Michel Lecompte has a way of making a point.

He is president of RefPlus of Boucherville, PQ, Canada. The company makes condensing units. He was one of the speakers at the most recent Refrigeration Service Engineers Society (RSES) of Canada conference in Winnipeg, MB.

Lecompte was focusing on the importance of thoroughly troubleshootinging a system before taking any corrective actions. To make his point, he compared a service technician to a medical doctor.

A doctor, he said, conducts a complete examination of a patient. The doctor checks temperature, blood pressure, and a range of other aspects of the body using equipment that is up to date and accurate. Only then should the doctor make a diagnosis and determine what action should be taken.

In the same way, technicians start with temperature and pressures and get as much information as possible using properly calibrated equipment. Only after the information is gathered can a correction procedure be figured out and repairs made.

“You need to analyze the entire system before deciding what needs to be done,” said Lecompte. “Don’t just be a parts changer. How would you feel if your doctor was a parts changer?”

Lecompte’s point hit home because the technicians at the conference — who were willing to invest time and money to attend — know how important it is to service equipment properly.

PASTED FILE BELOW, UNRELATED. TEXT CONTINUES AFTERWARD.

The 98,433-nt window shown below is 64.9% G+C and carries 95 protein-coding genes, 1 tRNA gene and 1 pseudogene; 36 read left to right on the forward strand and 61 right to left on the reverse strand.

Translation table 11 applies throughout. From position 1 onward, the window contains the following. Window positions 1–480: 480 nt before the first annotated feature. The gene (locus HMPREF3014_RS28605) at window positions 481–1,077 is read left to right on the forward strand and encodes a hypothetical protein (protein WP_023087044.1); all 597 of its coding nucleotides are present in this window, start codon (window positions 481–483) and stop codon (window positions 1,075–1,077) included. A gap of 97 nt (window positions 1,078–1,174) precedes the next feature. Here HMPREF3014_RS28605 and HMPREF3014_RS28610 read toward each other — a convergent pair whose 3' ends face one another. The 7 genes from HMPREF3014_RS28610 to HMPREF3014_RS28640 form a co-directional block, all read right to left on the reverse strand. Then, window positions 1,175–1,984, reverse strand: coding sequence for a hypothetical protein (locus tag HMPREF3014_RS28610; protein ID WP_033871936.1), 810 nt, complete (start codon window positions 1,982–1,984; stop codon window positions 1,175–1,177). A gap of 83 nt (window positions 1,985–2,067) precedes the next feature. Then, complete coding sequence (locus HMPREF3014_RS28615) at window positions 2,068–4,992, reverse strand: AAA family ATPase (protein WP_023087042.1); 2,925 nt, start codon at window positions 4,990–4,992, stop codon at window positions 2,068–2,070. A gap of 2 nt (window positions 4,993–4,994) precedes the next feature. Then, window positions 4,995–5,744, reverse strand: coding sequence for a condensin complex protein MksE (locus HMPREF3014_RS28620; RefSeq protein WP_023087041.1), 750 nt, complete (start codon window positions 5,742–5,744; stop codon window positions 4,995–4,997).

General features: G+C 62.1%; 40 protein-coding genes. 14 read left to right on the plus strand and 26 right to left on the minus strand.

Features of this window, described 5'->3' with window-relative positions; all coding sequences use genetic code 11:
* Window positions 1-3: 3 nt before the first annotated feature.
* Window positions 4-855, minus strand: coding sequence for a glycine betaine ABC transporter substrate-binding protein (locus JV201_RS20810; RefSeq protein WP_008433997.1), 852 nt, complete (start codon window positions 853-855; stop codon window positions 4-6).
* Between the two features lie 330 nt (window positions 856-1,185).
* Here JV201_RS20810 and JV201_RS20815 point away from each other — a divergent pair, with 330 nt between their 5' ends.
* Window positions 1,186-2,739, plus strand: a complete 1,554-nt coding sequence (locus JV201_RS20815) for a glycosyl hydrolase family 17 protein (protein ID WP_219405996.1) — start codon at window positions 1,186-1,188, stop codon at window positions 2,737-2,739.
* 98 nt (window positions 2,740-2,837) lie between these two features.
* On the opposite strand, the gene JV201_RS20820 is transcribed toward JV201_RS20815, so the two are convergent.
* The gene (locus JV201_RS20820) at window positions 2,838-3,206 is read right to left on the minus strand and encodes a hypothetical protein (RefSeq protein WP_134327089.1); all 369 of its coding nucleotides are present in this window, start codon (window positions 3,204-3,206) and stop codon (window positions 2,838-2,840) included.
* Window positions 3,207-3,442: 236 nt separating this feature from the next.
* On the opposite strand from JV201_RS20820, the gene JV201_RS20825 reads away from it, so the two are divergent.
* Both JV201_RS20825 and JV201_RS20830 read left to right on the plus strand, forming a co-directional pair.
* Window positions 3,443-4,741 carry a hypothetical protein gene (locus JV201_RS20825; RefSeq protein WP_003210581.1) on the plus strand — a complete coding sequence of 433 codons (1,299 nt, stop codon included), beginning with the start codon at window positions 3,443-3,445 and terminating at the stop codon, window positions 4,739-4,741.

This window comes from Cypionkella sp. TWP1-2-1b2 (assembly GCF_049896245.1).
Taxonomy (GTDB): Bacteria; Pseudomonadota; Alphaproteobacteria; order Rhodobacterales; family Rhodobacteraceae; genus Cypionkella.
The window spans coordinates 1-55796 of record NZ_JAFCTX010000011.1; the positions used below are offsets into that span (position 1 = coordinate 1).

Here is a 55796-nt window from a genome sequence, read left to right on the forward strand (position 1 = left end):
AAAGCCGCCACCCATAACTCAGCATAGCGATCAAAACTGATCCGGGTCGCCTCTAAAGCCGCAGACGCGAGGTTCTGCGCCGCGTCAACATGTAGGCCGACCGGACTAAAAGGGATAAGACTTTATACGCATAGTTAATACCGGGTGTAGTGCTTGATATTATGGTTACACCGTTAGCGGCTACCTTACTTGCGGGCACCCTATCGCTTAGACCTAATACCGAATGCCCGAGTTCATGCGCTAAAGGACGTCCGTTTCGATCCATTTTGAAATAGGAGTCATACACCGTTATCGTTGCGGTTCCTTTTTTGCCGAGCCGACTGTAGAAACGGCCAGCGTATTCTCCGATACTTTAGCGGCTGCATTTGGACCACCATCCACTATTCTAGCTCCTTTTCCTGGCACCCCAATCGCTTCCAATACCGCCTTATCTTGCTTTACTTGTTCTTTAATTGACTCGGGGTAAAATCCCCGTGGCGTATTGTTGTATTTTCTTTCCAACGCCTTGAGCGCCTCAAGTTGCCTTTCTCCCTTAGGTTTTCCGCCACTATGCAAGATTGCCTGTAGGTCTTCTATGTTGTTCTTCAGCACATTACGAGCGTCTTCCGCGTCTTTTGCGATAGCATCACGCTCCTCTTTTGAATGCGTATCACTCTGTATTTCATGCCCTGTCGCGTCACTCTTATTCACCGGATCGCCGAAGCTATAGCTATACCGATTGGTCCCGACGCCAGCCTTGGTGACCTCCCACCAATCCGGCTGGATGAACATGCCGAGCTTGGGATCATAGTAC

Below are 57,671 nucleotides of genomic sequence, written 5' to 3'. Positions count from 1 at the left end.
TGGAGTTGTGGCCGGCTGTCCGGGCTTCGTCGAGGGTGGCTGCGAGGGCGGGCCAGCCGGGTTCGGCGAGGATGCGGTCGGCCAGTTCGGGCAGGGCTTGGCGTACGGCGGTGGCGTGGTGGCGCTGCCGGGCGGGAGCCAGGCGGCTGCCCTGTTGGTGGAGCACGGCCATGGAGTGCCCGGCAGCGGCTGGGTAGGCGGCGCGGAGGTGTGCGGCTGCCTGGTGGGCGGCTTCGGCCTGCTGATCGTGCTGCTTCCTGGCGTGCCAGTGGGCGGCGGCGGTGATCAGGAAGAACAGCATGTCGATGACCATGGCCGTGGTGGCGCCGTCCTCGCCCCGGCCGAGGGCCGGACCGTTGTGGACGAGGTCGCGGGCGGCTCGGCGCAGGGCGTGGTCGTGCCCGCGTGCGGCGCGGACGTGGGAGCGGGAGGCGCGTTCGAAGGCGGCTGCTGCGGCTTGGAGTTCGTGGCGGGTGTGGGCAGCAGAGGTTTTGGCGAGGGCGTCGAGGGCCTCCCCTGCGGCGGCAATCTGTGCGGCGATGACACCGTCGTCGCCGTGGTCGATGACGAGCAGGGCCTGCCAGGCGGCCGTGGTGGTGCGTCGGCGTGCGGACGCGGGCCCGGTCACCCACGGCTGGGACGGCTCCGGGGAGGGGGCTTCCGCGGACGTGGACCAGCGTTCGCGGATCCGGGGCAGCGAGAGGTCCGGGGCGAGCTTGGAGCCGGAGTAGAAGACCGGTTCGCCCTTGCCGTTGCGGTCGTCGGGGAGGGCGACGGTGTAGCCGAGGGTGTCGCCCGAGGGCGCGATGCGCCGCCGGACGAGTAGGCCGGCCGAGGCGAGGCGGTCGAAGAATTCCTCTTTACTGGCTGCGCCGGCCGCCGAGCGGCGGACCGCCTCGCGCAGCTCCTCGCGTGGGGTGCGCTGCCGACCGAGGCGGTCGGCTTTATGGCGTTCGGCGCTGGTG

A malfunctioning system is not just a system that does not provide enough heating or cooling. It is a system that has the potential to be unsafe or even dangerous.

The way a system is installed and maintained is a reflection of the installing contractor and servicing technician. A poor job could mean a negative reputation in the community, leading to future jobs lost due to bad word of mouth, resulting in decreased income.

An unhappy customer leads to callbacks and possible confrontations, which lead to aggravations and stress.

Hvacr is not an exact science, even though it is based on the exact laws of physics. Not all systems will work perfectly. Actually, no system will work perfectly.

The secret is to make sure a system is running as close to perfect as possible — just as you hope your doctor is the most perfect person you know when it comes to doing what is best for you.

Powell is refrigeration editor. He can be reached at 847-622-7260; 847-622-7266 (fax); or peterpowell@achrnews.com (e-mail).

Publication date: 06/03/2002